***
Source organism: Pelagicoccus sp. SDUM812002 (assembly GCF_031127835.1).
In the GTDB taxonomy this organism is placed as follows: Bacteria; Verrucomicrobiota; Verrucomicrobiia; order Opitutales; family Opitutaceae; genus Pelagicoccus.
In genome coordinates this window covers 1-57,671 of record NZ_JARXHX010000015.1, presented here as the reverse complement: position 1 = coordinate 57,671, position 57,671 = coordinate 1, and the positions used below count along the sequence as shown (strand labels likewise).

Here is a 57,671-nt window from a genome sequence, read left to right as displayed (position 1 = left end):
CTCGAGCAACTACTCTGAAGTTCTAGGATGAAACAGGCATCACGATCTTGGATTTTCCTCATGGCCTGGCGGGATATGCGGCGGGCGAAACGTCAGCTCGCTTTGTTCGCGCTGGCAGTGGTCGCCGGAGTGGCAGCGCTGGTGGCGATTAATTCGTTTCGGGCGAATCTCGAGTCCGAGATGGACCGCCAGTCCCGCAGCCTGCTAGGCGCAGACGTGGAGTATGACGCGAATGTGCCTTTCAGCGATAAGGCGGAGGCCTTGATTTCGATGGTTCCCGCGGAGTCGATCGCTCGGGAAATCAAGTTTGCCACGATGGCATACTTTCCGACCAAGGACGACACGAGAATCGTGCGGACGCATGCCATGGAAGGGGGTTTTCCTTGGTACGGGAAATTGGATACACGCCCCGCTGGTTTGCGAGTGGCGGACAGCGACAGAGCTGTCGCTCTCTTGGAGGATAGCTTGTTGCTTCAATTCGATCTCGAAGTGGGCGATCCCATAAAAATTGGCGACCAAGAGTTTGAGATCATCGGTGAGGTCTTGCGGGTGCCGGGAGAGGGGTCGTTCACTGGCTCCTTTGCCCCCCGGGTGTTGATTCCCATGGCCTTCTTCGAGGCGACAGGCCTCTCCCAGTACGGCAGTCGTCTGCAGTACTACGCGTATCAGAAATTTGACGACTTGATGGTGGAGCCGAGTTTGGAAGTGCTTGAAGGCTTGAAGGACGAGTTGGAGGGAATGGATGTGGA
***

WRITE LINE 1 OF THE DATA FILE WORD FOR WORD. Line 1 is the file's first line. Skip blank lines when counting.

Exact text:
Source organism: Pelagicoccus sp. SDUM812002 (assembly GCF_031127835.1).